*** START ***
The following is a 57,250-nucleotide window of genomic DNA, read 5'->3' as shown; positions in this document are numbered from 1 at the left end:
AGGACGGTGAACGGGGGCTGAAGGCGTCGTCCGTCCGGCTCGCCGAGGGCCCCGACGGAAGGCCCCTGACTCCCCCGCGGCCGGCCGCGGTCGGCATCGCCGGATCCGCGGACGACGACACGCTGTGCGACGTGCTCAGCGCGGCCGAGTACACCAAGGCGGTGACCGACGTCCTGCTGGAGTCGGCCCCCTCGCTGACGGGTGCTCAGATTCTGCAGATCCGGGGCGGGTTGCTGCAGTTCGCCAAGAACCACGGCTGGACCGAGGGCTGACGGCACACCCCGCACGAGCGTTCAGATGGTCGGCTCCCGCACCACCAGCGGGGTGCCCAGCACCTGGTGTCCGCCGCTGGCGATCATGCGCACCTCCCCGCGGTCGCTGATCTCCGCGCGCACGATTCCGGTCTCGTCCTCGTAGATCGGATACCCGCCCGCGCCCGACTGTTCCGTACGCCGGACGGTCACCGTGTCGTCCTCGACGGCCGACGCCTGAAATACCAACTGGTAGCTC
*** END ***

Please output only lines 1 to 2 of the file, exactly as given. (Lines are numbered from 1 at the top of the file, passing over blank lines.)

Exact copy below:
The following is a 57,250-nucleotide window of genomic DNA, read 5'->3' as shown; positions in this document are numbered from 1 at the left end:
AGGACGGTGAACGGGGGCTGAAGGCGTCGTCCGTCCGGCTCGCCGAGGGCCCCGACGGAAGGCCCCTGACTCCCCCGCGGCCGGCCGCGGTCGGCATCGCCGGATCCGCGGACGACGACACGCTGTGCGACGTGCTCAGCGCGGCCGAGTACACCAAGGCGGTGACCGACGTCCTGCTGGAGTCGGCCCCCTCGCTGACGGGTGCTCAGATTCTGCAGATCCGGGGCGGGTTGCTGCAGTTCGCCAAGAACCACGGCTGGACCGAGGGCTGACGGCACACCCCGCACGAGCGTTCAGATGGTCGGCTCCCGCACCACCAGCGGGGTGCCCAGCACCTGGTGTCCGCCGCTGGCGATCATGCGCACCTCCCCGCGGTCGCTGATCTCCGCGCGCACGATTCCGGTCTCGTCCTCGTAGATCGGATACCCGCCCGCGCCCGACTGTTCCGTACGCCGGACGGTCACCGTGTCGTCCTCGACGGCCGACGCCTGAAATACCAACTGGTAGCTC